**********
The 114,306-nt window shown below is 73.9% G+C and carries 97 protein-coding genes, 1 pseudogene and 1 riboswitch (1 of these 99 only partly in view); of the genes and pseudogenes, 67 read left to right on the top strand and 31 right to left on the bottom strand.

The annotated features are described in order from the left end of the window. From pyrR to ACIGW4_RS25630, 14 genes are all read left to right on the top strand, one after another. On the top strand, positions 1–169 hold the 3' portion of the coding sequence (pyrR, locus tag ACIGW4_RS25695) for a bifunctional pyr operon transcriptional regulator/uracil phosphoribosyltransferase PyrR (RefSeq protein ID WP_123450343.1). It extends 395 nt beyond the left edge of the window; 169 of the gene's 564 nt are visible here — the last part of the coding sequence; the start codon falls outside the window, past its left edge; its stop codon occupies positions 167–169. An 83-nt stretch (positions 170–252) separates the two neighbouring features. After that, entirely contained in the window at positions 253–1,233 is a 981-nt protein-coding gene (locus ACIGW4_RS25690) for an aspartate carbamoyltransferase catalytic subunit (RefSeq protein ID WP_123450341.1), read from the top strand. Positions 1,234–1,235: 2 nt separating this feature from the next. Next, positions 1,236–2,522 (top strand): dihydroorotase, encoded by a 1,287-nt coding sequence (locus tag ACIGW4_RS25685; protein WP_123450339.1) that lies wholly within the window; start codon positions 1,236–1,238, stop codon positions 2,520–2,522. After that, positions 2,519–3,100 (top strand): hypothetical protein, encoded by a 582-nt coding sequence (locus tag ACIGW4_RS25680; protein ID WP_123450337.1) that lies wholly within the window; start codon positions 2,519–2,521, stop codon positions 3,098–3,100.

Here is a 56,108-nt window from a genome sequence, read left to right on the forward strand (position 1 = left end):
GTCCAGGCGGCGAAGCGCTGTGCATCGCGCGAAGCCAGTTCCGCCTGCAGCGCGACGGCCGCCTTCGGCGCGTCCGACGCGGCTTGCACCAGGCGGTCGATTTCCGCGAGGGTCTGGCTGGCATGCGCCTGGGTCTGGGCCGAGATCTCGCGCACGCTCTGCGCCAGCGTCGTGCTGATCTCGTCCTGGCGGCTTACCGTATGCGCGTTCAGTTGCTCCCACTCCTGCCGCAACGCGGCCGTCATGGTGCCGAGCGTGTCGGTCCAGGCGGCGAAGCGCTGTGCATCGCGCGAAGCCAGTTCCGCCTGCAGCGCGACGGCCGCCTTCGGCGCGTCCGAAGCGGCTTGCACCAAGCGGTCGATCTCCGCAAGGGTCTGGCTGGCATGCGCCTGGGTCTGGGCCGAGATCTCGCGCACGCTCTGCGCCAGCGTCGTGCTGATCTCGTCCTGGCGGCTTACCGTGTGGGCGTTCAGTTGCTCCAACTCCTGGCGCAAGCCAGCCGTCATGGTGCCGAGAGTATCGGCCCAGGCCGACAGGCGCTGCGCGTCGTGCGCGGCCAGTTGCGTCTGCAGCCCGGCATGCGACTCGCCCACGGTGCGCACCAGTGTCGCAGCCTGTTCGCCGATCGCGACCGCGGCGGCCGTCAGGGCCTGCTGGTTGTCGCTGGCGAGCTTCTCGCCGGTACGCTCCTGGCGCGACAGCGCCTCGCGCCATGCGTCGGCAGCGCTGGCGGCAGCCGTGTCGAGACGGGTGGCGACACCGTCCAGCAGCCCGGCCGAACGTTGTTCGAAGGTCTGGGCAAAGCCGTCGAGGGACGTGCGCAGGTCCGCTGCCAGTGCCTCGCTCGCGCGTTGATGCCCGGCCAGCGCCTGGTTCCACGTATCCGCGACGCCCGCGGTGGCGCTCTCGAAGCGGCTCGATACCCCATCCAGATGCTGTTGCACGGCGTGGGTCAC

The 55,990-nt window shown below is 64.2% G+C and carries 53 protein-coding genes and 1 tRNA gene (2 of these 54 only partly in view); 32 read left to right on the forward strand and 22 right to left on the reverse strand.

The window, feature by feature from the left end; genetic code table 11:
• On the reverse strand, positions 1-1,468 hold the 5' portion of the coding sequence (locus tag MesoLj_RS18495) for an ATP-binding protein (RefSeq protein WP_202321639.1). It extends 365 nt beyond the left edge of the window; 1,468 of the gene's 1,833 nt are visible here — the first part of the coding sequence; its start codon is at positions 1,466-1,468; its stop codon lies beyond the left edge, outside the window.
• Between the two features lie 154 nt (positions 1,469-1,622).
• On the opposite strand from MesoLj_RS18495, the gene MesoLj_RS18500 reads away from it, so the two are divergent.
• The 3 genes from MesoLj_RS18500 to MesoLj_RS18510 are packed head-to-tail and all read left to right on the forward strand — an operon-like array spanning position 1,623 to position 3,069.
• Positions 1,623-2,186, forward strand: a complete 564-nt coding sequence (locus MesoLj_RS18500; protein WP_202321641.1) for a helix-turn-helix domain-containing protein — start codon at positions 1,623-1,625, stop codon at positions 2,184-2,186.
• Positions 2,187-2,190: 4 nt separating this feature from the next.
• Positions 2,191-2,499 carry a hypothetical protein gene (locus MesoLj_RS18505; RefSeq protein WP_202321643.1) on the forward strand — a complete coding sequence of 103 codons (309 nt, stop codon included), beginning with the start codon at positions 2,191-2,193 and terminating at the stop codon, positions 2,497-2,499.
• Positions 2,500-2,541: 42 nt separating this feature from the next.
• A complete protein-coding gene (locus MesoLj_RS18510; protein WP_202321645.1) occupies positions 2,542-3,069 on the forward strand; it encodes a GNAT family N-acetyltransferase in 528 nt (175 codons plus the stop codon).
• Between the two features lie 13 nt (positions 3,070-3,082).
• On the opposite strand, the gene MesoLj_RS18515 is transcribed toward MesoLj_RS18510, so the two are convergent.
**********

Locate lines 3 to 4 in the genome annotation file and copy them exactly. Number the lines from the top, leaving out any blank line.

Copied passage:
Here is a 56,108-nt window from a genome sequence, read left to right on the forward strand (position 1 = left end):
GTCCAGGCGGCGAAGCGCTGTGCATCGCGCGAAGCCAGTTCCGCCTGCAGCGCGACGGCCGCCTTCGGCGCGTCCGACGCGGCTTGCACCAGGCGGTCGATTTCCGCGAGGGTCTGGCTGGCATGCGCCTGGGTCTGGGCCGAGATCTCGCGCACGCTCTGCGCCAGCGTCGTGCTGATCTCGTCCTGGCGGCTTACCGTATGCGCGTTCAGTTGCTCCCACTCCTGCCGCAACGCGGCCGTCATGGTGCCGAGCGTGTCGGTCCAGGCGGCGAAGCGCTGTGCATCGCGCGAAGCCAGTTCCGCCTGCAGCGCGACGGCCGCCTTCGGCGCGTCCGAAGCGGCTTGCACCAAGCGGTCGATCTCCGCAAGGGTCTGGCTGGCATGCGCCTGGGTCTGGGCCGAGATCTCGCGCACGCTCTGCGCCAGCGTCGTGCTGATCTCGTCCTGGCGGCTTACCGTGTGGGCGTTCAGTTGCTCCAACTCCTGGCGCAAGCCAGCCGTCATGGTGCCGAGAGTATCGGCCCAGGCCGACAGGCGCTGCGCGTCGTGCGCGGCCAGTTGCGTCTGCAGCCCGGCATGCGACTCGCCCACGGTGCGCACCAGTGTCGCAGCCTGTTCGCCGATCGCGACCGCGGCGGCCGTCAGGGCCTGCTGGTTGTCGCTGGCGAGCTTCTCGCCGGTACGCTCCTGGCGCGACAGCGCCTCGCGCCATGCGTCGGCAGCGCTGGCGGCAGCCGTGTCGAGACGGGTGGCGACACCGTCCAGCAGCCCGGCCGAACGTTGTTCGAAGGTCTGGGCAAAGCCGTCGAGGGACGTGCGCAGGTCCGCTGCCAGTGCCTCGCTCGCGCGTTGATGCCCGGCCAGCGCCTGGTTCCACGTATCCGCGACGCCCGCGGTGGCGCTCTCGAAGCGGCTCGATACCCCATCCAGATGCTGTTGCACGGCGTGGGTCAC